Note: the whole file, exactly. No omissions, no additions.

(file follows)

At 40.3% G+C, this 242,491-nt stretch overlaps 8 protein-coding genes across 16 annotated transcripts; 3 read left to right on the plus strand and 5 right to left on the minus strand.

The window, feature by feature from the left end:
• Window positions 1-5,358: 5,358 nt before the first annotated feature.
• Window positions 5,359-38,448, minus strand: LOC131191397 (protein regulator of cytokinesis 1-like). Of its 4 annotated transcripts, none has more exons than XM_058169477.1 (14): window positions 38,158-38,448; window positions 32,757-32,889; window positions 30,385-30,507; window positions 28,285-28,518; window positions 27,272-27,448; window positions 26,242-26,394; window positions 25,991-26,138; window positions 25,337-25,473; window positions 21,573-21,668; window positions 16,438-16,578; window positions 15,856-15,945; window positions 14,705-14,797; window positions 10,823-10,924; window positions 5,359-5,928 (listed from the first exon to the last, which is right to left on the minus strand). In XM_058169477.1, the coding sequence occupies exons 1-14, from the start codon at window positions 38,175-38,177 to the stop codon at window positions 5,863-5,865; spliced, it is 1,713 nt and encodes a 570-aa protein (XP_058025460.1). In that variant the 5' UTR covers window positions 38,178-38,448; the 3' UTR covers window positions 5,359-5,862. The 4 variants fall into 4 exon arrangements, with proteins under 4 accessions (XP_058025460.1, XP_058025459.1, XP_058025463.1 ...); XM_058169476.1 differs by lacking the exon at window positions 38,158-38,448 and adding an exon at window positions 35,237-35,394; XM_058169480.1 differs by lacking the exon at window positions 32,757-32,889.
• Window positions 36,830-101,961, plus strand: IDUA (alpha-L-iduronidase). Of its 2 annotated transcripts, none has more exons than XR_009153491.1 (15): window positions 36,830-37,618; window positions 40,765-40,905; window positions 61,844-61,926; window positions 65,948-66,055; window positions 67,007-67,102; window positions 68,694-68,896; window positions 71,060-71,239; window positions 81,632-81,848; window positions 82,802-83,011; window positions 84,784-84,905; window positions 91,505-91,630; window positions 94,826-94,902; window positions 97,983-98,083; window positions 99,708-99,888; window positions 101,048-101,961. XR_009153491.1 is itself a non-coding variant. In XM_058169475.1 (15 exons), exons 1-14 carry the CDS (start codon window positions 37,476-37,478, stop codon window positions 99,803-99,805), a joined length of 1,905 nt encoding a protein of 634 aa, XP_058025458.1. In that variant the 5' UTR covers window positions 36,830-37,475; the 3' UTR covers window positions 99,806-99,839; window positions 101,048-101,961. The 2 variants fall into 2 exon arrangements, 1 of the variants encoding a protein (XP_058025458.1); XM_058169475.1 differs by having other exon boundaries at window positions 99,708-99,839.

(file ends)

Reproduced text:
At 40.3% G+C, this 242,491-nt stretch overlaps 8 protein-coding genes across 16 annotated transcripts; 3 read left to right on the plus strand and 5 right to left on the minus strand.

The window, feature by feature from the left end:
• Window positions 1-5,358: 5,358 nt before the first annotated feature.
• Window positions 5,359-38,448, minus strand: LOC131191397 (protein regulator of cytokinesis 1-like). Of its 4 annotated transcripts, none has more exons than XM_058169477.1 (14): window positions 38,158-38,448; window positions 32,757-32,889; window positions 30,385-30,507; window positions 28,285-28,518; window positions 27,272-27,448; window positions 26,242-26,394; window positions 25,991-26,138; window positions 25,337-25,473; window positions 21,573-21,668; window positions 16,438-16,578; window positions 15,856-15,945; window positions 14,705-14,797; window positions 10,823-10,924; window positions 5,359-5,928 (listed from the first exon to the last, which is right to left on the minus strand). In XM_058169477.1, the coding sequence occupies exons 1-14, from the start codon at window positions 38,175-38,177 to the stop codon at window positions 5,863-5,865; spliced, it is 1,713 nt and encodes a 570-aa protein (XP_058025460.1). In that variant the 5' UTR covers window positions 38,178-38,448; the 3' UTR covers window positions 5,359-5,862. The 4 variants fall into 4 exon arrangements, with proteins under 4 accessions (XP_058025460.1, XP_058025459.1, XP_058025463.1 ...); XM_058169476.1 differs by lacking the exon at window positions 38,158-38,448 and adding an exon at window positions 35,237-35,394; XM_058169480.1 differs by lacking the exon at window positions 32,757-32,889.
• Window positions 36,830-101,961, plus strand: IDUA (alpha-L-iduronidase). Of its 2 annotated transcripts, none has more exons than XR_009153491.1 (15): window positions 36,830-37,618; window positions 40,765-40,905; window positions 61,844-61,926; window positions 65,948-66,055; window positions 67,007-67,102; window positions 68,694-68,896; window positions 71,060-71,239; window positions 81,632-81,848; window positions 82,802-83,011; window positions 84,784-84,905; window positions 91,505-91,630; window positions 94,826-94,902; window positions 97,983-98,083; window positions 99,708-99,888; window positions 101,048-101,961. XR_009153491.1 is itself a non-coding variant. In XM_058169475.1 (15 exons), exons 1-14 carry the CDS (start codon window positions 37,476-37,478, stop codon window positions 99,803-99,805), a joined length of 1,905 nt encoding a protein of 634 aa, XP_058025458.1. In that variant the 5' UTR covers window positions 36,830-37,475; the 3' UTR covers window positions 99,806-99,839; window positions 101,048-101,961. The 2 variants fall into 2 exon arrangements, 1 of the variants encoding a protein (XP_058025458.1); XM_058169475.1 differs by having other exon boundaries at window positions 99,708-99,839.